See paragraph 5 of Okello Opaire’s affidavit in reply, and   paragraph 4 of Okodoi George’s affidavit. The legal question therefore  which  arises for  determination  is whether  counsel  can  be allowed  the  costs  in a case  he  handled while   practicing  with a different  law firm  on a Bill  of costs  drawn  by another  law firm  to which  he has shifted.

 

The law was discussed by the Supreme Court in the case of Kabale

 Housing Estates  Tenants  Association  V.  Kabale  Municipal  Local  Council  CA. 15 of  2013, where  it was noted  that:

a suit  brought  without  instructions  is incompetent.”

The Court referred to the case of Danish Mercantile Co. Ltd V. Beamont  &  Anor. (1951) Ch. CA 680 where  Jenkins  L .J at  page  687 stated  the position as  follows :

I think  that   the true position  is  simply that a solicitor  who  starts  proceedings in the name of a company  without  verifying  whether  he has proper  authority  so to do , or  under  an  erroneous  assumption  of   authority  does so  at his own   peril , and   that  so long as the matter  rests  there, the  action is not  properly  constituted.

In that sense it is a nullity and can  be stayed at anytime, provided that the aggrieved  party  does  not  unduly  delay  his application , but  it is  open  at  any time  to the  purported  plaintiff to  ratify  the act  of  the  Solicitor   who  started  the action  to adopt  the  proceedings to approve all  that has been  done…

 

The import of the law above is that instructions ran with the action itself, they cannot be assumed. The instructions to file the matter from which  this  application arises  having  been  issued to the firm  of  Waluku, Mooli & Co, where  a one  Wabwire  was  a practicing  partner  who  handled the matters   contained in  Annex ‘C’  and  from  which  the  application  before court  is derived, are  deemed  to  have remained with  the said  firm  until  the court  is notified  accordingly.  Counsel  who  had  personal conduct  of the matter, shifted in 2015 to  his  own  law firm  and  argues  that he is entitled  to the  instruction  fees  since  he  conducted the case. That  would  be  correct  if  the current   practice  in legal  practice  in Uganda  in Uganda  is that “clients are taken on as person to holder” that is that each   Advocate operates independently   of their law   firm. The situation  however  in Uganda  Legal  Practice  is that  law firms are  instructed  to  represent  clients, and  it is in the names of such law firms that  individual lawyers  appear (on their  behalf )  to pursue the matters in court.

 

That  position  was persuasively  considered  and laid  down  in the  case  of Uganda  V. Patricia  Ojangole Criminal case  N0. 1/ 2014 by  Hon. J. Gidudu that:-

Besides, instructions to a partnership of lawyers goes to the firm and not to individual Advocates. An individual partner cannot practice law in a partnership firm independent of the other parties.

This would be contrary to the partnership Act...

It is my finding therefore that the firm of M/s Sanya ,Wabwire & Co. Advocates   which  drafted the  Bill of costs , was without  instructions  because  the firm  which  is on record  is that  of M/s Waluku , Mooli&  Co. Advocates. Even Counsel Wabwire is the one who handled the matter, he did so as a partner/ associate of M/s Waluku , Mooli  & Co.  Advocates.  By the time he constituted his own firm in September  2015, the matters  which  are  the  subject of  taxation  were long  done and handled by  him  while practicing under  M/s Waluku , Mooli  & Co. The  instructions were  never withdrawn, and  hence  the  rightful firm  to file  and  apply  for costs  is the firm  of  Mooli & Co. Advocates.  From  the holding  in the  Uganda V. P. Ojangole (supra) case  above  which  I agree with, the  instructions go to the  firm  not  the  individual.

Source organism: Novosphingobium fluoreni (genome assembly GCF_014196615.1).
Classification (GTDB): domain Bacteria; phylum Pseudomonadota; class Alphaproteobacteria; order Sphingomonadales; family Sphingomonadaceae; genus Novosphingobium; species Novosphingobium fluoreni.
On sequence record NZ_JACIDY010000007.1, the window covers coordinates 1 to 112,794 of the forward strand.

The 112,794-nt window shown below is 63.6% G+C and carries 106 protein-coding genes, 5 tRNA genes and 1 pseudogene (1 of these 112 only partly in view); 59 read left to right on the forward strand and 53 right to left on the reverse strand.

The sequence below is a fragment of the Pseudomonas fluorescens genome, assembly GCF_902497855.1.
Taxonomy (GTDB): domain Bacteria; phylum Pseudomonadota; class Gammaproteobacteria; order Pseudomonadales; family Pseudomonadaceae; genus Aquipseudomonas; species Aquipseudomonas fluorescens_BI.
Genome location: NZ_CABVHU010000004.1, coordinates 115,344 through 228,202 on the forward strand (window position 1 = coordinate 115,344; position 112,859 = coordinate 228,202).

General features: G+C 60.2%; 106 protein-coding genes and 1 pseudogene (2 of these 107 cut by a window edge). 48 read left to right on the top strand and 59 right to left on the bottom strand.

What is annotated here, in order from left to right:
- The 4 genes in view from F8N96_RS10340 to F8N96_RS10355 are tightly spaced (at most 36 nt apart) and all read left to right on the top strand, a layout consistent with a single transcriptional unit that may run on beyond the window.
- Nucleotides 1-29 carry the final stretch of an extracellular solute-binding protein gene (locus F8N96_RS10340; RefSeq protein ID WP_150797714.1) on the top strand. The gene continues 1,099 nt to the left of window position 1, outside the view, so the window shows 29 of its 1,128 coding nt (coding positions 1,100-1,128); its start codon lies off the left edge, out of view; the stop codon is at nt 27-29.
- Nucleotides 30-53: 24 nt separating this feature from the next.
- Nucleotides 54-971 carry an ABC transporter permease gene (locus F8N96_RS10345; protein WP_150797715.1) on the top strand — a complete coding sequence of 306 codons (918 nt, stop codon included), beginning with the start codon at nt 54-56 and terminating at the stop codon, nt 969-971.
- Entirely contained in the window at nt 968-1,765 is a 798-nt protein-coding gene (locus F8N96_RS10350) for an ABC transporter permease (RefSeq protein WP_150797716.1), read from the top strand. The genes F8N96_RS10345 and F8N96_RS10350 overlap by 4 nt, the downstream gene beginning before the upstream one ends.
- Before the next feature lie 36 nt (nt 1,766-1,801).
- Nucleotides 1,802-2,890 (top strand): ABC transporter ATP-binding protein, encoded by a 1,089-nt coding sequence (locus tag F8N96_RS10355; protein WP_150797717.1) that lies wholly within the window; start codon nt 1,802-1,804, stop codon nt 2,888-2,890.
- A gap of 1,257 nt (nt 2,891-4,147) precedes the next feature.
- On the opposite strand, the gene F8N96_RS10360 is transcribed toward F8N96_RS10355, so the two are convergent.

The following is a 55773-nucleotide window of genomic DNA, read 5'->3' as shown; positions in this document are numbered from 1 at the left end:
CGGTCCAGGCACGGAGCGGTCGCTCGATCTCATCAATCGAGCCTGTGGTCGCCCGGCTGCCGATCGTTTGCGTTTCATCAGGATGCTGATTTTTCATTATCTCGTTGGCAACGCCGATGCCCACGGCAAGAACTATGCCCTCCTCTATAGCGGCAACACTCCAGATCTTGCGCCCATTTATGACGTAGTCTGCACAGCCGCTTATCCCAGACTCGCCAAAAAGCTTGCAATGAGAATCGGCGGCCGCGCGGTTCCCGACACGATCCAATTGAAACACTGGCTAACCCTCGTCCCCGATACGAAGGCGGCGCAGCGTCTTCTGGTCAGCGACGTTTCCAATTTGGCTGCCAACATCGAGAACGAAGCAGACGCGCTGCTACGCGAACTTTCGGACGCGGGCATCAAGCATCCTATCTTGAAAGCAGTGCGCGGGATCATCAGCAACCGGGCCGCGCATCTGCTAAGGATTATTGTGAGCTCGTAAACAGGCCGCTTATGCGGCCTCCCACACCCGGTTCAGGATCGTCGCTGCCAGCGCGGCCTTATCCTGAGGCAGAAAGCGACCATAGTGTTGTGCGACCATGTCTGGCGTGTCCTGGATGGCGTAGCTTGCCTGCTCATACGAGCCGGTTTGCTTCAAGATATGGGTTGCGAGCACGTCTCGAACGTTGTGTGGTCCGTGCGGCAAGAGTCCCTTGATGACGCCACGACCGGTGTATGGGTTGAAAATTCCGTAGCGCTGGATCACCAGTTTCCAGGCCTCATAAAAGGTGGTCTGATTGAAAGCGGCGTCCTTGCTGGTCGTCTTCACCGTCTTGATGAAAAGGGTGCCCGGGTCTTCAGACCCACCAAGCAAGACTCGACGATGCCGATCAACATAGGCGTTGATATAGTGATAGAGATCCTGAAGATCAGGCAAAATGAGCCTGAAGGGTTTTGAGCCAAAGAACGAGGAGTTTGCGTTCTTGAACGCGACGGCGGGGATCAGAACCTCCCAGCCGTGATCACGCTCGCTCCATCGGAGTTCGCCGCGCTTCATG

I  hold  that  the  firm  of  M/s Sanya Wabwire  & Co. had no locus to file  the bill of costs, and the learned  Registrar taxed the same in  error. I accordingly agree with   the prayer  by the applicant  in  his pleadings and submissions  that the  Respondent’s  Bill  of costs should  never have been taxed; it should have been  expunged  from the record  because  it was foreign  to  the proceedings. This finding conclusively   extinguishes all that applicant’s application seeks from court under ground 1(a) of the Chamber Summons.

 

Under  ground 1(b) , the  applicant  prays  that court  orders  that Respondent  files a fresh  bill of costs through  the law firm  on record of  M/s  Waluku , Mooli &  Co. Advocates. This ground is allowed.

 

The rest of the arguments in the submissions were not pleaded. Parties are bound by their pleadings.

 I do make no findings on them as they were not pleaded.

This application is accordingly allowed. The bill of costs is expunged from the record, the Registrar’s award is quashed, and the Respondent should through Waluku, Mooli  & Co.( who  handled  the matter) file  a proper  bill  of costs  to be  taxed  by the Registrar. Costs of the application granted to the appellant. I so order.

 

 

 

Henry I. Kawesa

JUDGE

06.05.2017